In 2000, and then again in 2003, the US Federal Trade Commission fined Equifax for blocking phone calls from consumers trying to get information about their credit or discuss their reports or making them wait for extended periods of time in violation of the Fair Credit Reporting Act. In 1996
08 Aug 2003
In 2003, Acxiom announced that law enforcement officials had notified the company that it had been hacked, and that the attacker had intercepted information in transit between the company and some of its clients via a File Transfer Protocol (FTP) server located outside the company's firewall. The
23 Sep 2003
In 2003, the Electronic Privacy Information Center, Privacy Rights Clearinghouse, and PrivacyActivism filed complaints with the US Federal Trade Commission alleging that JetBlue Airways and Acxiom engaged in deceptive trade practices by supplying personal information about consumers to the Alabama
17 Nov 2003
In 2003, the for-profit privacy company Private Citizen, which helps paying consumers unsubscribe from telemarketers' lists and direct mailing offers, found that Acxiom had begun rejecting the batches of opt-out notices the service sent on behalf of its subscribers. Acxiom insisted that each person
21 Jul 2004
In 2004, the US Department of Justice investigated the theft of 8.2GB of personal data from File Transfer Protocol (FTP) servers belonging to Acxiom between 2002 and 2003. The case was thought to represent the largest case of data theft at the time. Scott Levine, the owner of the email spamming
01 Jan 2005
As early as 2005, Experian began suggesting that its Mosaic consumer classification system, used by retail chains to tailor their stock for local populations could be used by political parties for campaigning. Based on work by Richard Webber, a visiting professor at University College London, Mosaic
21 Feb 2007
In 2007, Experience agreed to pay $300,000 to settle a Federal Trade Commission complaint that the company's ads for a "free credit report" failed to explain clearly enough that consumers who signed up would be enrolled in a credit-monitoring programme costing $79.95 per year. The FTC alleged that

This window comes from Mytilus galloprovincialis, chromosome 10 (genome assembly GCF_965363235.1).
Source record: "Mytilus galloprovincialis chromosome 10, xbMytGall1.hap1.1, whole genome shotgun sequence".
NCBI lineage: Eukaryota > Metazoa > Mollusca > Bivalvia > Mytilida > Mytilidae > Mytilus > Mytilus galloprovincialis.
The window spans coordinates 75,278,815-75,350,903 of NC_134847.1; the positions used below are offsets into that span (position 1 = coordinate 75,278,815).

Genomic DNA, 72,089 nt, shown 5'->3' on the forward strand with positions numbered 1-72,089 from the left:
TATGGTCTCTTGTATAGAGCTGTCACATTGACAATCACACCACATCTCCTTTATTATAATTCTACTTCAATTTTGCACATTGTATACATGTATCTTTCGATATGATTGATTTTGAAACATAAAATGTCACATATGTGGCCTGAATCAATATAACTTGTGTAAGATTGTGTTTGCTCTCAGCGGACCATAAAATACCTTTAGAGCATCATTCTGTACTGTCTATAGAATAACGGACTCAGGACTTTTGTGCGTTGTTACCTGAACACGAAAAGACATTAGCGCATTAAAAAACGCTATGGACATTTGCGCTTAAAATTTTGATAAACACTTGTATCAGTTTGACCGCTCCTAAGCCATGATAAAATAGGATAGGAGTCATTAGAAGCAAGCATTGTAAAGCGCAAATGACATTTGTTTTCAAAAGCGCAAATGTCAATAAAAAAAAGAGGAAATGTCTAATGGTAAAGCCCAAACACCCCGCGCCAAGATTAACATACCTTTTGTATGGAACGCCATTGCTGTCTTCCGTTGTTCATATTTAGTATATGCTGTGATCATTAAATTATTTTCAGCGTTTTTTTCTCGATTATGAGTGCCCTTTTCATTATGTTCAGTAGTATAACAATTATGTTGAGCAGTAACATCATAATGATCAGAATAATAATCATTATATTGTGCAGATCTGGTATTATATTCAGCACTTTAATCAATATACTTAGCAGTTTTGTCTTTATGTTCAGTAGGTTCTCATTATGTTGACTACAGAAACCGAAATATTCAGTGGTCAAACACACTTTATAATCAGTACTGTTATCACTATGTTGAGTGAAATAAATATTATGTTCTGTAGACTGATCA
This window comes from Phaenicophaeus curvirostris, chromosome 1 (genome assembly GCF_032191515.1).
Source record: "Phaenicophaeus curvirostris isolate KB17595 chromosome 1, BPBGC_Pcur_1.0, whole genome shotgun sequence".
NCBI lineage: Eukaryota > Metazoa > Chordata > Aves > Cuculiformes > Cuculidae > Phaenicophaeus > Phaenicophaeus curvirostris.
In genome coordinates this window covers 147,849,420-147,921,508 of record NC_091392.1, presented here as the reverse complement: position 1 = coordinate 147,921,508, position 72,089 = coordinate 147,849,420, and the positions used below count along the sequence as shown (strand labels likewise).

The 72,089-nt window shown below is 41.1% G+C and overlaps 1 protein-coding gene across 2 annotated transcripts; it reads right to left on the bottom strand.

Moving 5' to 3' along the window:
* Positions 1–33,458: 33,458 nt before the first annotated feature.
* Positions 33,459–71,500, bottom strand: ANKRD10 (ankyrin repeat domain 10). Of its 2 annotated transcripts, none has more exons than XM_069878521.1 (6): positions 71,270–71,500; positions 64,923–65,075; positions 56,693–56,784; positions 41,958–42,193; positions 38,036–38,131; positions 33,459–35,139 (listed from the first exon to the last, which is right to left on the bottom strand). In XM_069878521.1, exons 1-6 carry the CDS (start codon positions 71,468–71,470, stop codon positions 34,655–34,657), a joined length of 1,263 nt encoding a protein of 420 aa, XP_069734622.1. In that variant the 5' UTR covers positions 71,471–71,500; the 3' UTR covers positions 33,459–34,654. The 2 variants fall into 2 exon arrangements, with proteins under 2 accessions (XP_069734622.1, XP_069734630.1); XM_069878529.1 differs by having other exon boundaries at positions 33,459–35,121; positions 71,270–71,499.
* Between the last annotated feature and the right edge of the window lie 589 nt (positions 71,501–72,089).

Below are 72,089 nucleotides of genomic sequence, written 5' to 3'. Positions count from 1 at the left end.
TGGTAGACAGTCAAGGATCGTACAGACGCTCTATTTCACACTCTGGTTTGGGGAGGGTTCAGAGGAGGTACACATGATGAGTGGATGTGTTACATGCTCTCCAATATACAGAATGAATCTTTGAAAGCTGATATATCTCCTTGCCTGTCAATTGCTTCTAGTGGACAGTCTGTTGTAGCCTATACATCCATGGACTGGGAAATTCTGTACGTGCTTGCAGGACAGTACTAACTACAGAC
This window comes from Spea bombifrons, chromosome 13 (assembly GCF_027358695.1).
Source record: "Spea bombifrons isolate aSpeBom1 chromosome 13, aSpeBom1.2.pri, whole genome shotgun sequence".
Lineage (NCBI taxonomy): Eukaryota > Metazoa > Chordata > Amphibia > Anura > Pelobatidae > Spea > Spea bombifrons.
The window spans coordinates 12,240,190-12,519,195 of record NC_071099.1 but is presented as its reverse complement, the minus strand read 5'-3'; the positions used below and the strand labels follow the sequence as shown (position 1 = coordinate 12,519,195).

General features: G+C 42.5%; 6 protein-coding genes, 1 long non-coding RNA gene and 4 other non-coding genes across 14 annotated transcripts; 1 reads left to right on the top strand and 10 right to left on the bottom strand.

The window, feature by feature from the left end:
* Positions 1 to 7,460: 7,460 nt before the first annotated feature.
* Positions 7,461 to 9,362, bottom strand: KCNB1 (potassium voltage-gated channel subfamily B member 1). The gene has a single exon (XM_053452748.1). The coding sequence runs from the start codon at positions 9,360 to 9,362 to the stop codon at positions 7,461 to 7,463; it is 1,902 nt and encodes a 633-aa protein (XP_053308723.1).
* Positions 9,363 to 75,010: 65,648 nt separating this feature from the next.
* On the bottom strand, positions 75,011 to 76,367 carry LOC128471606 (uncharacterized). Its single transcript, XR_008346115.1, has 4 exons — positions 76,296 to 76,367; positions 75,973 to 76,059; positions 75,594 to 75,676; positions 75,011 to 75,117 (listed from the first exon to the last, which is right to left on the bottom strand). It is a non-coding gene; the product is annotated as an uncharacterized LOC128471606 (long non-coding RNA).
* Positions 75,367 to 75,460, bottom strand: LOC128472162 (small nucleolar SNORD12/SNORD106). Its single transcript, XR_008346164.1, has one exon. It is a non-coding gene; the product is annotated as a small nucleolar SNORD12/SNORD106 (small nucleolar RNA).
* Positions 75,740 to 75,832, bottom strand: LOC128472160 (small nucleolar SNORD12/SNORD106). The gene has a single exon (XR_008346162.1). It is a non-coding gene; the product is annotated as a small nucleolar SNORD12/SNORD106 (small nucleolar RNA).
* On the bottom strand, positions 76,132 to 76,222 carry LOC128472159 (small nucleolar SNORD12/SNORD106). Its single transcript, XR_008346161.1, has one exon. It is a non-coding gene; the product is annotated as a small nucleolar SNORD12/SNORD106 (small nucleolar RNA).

01 Apr 2007
DoubleClick was one of the first companies set up to sell display advertising on the web. Set up in 1996, it went public in 1998, and in 1999 merged with the data collection company Abacus Direct. In response to a 2001 US Federal Trade Commission investigation of the proposed merger, DoubleClick
20 May 2009
In May 2009, University of Cambridge computer science researcher Joseph Bonneau discovered as part of his research that many social network respond to user requests to delete photographs by hiding them while remaining them on their servers. Among the worst offenders were Facebook, MySpace, Bebo, and
23 Nov 2009
The rise of social media has also been a game changer in the tracking of benefits claimants. Back in 2009, the case of Nathalie Blanchard a woman in Quebec who had lost her disability insurance benefits for depression because she looked “too happy” on her Facebook pictures had made the news. https:/
08 Feb 2010
In 2010, customers of the online shoe retailer Zappos, which was acquired by Amazon in 2009, began noticing that recommendations for products they had viewed on the site were following them around the web. The culprit was a then-new practice known as "retargeting", which uses cookies to identify